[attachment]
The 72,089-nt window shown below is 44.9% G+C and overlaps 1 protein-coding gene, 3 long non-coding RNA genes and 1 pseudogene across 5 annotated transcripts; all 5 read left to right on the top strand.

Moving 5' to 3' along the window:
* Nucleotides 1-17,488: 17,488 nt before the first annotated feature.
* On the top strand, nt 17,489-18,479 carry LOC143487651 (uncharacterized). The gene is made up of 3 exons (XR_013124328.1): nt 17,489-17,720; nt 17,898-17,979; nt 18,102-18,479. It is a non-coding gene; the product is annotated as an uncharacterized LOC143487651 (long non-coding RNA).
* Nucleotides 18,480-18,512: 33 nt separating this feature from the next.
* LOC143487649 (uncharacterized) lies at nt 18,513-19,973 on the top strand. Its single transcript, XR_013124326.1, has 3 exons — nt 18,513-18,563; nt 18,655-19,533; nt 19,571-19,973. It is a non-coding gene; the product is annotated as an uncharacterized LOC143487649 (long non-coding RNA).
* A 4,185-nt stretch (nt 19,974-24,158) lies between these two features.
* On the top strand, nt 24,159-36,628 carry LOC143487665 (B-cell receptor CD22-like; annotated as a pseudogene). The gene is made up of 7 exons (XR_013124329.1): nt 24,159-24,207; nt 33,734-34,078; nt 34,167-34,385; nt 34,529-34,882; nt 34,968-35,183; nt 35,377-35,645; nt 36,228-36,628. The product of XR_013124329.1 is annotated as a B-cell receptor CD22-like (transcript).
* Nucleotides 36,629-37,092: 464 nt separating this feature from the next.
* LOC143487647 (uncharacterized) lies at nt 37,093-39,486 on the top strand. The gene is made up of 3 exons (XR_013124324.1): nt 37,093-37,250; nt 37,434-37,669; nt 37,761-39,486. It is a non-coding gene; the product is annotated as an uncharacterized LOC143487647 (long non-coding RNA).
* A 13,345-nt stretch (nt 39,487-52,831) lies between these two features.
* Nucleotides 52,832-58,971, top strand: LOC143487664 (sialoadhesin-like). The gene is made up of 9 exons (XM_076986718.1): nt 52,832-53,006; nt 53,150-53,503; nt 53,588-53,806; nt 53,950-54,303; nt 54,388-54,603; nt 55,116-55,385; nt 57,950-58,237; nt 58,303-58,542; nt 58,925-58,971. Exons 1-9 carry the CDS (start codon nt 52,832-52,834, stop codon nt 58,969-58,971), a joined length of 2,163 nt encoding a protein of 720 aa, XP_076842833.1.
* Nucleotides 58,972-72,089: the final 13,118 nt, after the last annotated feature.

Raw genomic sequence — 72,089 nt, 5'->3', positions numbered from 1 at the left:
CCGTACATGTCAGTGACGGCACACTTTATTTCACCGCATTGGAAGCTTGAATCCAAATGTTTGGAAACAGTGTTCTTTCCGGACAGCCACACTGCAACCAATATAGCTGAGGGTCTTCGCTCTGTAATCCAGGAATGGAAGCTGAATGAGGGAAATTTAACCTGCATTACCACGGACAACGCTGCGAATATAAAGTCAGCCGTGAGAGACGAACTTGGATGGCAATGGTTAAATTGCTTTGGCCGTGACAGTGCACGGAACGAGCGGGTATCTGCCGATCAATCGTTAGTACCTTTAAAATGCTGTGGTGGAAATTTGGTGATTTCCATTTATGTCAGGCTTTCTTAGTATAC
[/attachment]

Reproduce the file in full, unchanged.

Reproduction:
The 72,089-nt window shown below is 44.9% G+C and overlaps 1 protein-coding gene, 3 long non-coding RNA genes and 1 pseudogene across 5 annotated transcripts; all 5 read left to right on the top strand.

Moving 5' to 3' along the window:
* Nucleotides 1-17,488: 17,488 nt before the first annotated feature.
* On the top strand, nt 17,489-18,479 carry LOC143487651 (uncharacterized). The gene is made up of 3 exons (XR_013124328.1): nt 17,489-17,720; nt 17,898-17,979; nt 18,102-18,479. It is a non-coding gene; the product is annotated as an uncharacterized LOC143487651 (long non-coding RNA).
* Nucleotides 18,480-18,512: 33 nt separating this feature from the next.
* LOC143487649 (uncharacterized) lies at nt 18,513-19,973 on the top strand. Its single transcript, XR_013124326.1, has 3 exons — nt 18,513-18,563; nt 18,655-19,533; nt 19,571-19,973. It is a non-coding gene; the product is annotated as an uncharacterized LOC143487649 (long non-coding RNA).
* A 4,185-nt stretch (nt 19,974-24,158) lies between these two features.
* On the top strand, nt 24,159-36,628 carry LOC143487665 (B-cell receptor CD22-like; annotated as a pseudogene). The gene is made up of 7 exons (XR_013124329.1): nt 24,159-24,207; nt 33,734-34,078; nt 34,167-34,385; nt 34,529-34,882; nt 34,968-35,183; nt 35,377-35,645; nt 36,228-36,628. The product of XR_013124329.1 is annotated as a B-cell receptor CD22-like (transcript).
* Nucleotides 36,629-37,092: 464 nt separating this feature from the next.
* LOC143487647 (uncharacterized) lies at nt 37,093-39,486 on the top strand. The gene is made up of 3 exons (XR_013124324.1): nt 37,093-37,250; nt 37,434-37,669; nt 37,761-39,486. It is a non-coding gene; the product is annotated as an uncharacterized LOC143487647 (long non-coding RNA).
* A 13,345-nt stretch (nt 39,487-52,831) lies between these two features.
* Nucleotides 52,832-58,971, top strand: LOC143487664 (sialoadhesin-like). The gene is made up of 9 exons (XM_076986718.1): nt 52,832-53,006; nt 53,150-53,503; nt 53,588-53,806; nt 53,950-54,303; nt 54,388-54,603; nt 55,116-55,385; nt 57,950-58,237; nt 58,303-58,542; nt 58,925-58,971. Exons 1-9 carry the CDS (start codon nt 52,832-52,834, stop codon nt 58,969-58,971), a joined length of 2,163 nt encoding a protein of 720 aa, XP_076842833.1.
* Nucleotides 58,972-72,089: the final 13,118 nt, after the last annotated feature.

Raw genomic sequence — 72,089 nt, 5'->3', positions numbered from 1 at the left:
CCGTACATGTCAGTGACGGCACACTTTATTTCACCGCATTGGAAGCTTGAATCCAAATGTTTGGAAACAGTGTTCTTTCCGGACAGCCACACTGCAACCAATATAGCTGAGGGTCTTCGCTCTGTAATCCAGGAATGGAAGCTGAATGAGGGAAATTTAACCTGCATTACCACGGACAACGCTGCGAATATAAAGTCAGCCGTGAGAGACGAACTTGGATGGCAATGGTTAAATTGCTTTGGCCGTGACAGTGCACGGAACGAGCGGGTATCTGCCGATCAATCGTTAGTACCTTTAAAATGCTGTGGTGGAAATTTGGTGATTTCCATTTATGTCAGGCTTTCTTAGTATAC